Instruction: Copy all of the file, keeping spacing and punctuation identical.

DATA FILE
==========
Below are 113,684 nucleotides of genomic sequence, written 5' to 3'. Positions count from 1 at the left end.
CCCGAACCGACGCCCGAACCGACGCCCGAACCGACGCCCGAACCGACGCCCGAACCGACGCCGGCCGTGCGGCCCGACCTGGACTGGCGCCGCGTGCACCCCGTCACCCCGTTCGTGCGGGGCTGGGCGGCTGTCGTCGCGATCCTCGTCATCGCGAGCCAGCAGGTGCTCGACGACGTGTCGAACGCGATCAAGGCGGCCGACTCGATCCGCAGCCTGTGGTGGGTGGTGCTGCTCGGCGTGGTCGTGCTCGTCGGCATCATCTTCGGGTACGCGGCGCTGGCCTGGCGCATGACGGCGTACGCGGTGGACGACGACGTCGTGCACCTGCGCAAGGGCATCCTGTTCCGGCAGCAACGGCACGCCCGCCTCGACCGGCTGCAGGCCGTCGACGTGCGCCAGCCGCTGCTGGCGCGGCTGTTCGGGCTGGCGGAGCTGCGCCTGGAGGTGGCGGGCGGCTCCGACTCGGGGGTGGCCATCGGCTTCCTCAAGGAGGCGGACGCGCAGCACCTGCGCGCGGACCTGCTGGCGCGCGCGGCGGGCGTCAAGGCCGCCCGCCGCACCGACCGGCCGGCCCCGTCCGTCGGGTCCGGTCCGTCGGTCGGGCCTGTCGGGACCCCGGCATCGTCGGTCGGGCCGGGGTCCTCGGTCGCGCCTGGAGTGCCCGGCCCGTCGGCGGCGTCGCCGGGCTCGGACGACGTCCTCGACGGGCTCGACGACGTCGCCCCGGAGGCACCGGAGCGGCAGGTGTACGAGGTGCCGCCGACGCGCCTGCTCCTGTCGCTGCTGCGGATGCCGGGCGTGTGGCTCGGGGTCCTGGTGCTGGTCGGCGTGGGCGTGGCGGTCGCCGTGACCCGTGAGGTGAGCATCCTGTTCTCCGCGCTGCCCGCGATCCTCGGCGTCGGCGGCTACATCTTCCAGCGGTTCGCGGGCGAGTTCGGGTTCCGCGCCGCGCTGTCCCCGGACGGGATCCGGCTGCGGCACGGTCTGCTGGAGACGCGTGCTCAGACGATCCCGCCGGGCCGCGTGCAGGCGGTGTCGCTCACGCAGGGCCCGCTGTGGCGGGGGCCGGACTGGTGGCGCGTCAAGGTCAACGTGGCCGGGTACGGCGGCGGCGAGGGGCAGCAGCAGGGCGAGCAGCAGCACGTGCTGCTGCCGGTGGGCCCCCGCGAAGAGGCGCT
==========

Below are 113,684 nucleotides of genomic sequence, written 5' to 3'. Positions count from 1 at the left end.
CCCGAACCGACGCCCGAACCGACGCCCGAACCGACGCCCGAACCGACGCCCGAACCGACGCCGGCCGTGCGGCCCGACCTGGACTGGCGCCGCGTGCACCCCGTCACCCCGTTCGTGCGGGGCTGGGCGGCTGTCGTCGCGATCCTCGTCATCGCGAGCCAGCAGGTGCTCGACGACGTGTCGAACGCGATCAAGGCGGCCGACTCGATCCGCAGCCTGTGGTGGGTGGTGCTGCTCGGCGTGGTCGTGCTCGTCGGCATCATCTTCGGGTACGCGGCGCTGGCCTGGCGCATGACGGCGTACGCGGTGGACGACGACGTCGTGCACCTGCGCAAGGGCATCCTGTTCCGGCAGCAACGGCACGCCCGCCTCGACCGGCTGCAGGCCGTCGACGTGCGCCAGCCGCTGCTGGCGCGGCTGTTCGGGCTGGCGGAGCTGCGCCTGGAGGTGGCGGGCGGCTCCGACTCGGGGGTGGCCATCGGCTTCCTCAAGGAGGCGGACGCGCAGCACCTGCGCGCGGACCTGCTGGCGCGCGCGGCGGGCGTCAAGGCCGCCCGCCGCACCGACCGGCCGGCCCCGTCCGTCGGGTCCGGTCCGTCGGTCGGGCCTGTCGGGACCCCGGCATCGTCGGTCGGGCCGGGGTCCTCGGTCGCGCCTGGAGTGCCCGGCCCGTCGGCGGCGTCGCCGGGCTCGGACGACGTCCTCGACGGGCTCGACGACGTCGCCCCGGAGGCACCGGAGCGGCAGGTGTACGAGGTGCCGCCGACGCGCCTGCTCCTGTCGCTGCTGCGGATGCCGGGCGTGTGGCTCGGGGTCCTGGTGCTGGTCGGCGTGGGCGTGGCGGTCGCCGTGACCCGTGAGGTGAGCATCCTGTTCTCCGCGCTGCCCGCGATCCTCGGCGTCGGCGGCTACATCTTCCAGCGGTTCGCGGGCGAGTTCGGGTTCCGCGCCGCGCTGTCCCCGGACGGGATCCGGCTGCGGCACGGTCTGCTGGAGACGCGTGCTCAGACGATCCCGCCGGGCCGCGTGCAGGCGGTGTCGCTCACGCAGGGCCCGCTGTGGCGGGGGCCGGACTGGTGGCGCGTCAAGGTCAACGTGGCCGGGTACGGCGGCGGCGAGGGGCAGCAGCAGGGCGAGCAGCAGCACGTGCTGCTGCCGGTGGGCCCCCGCGAAGAGGCGCT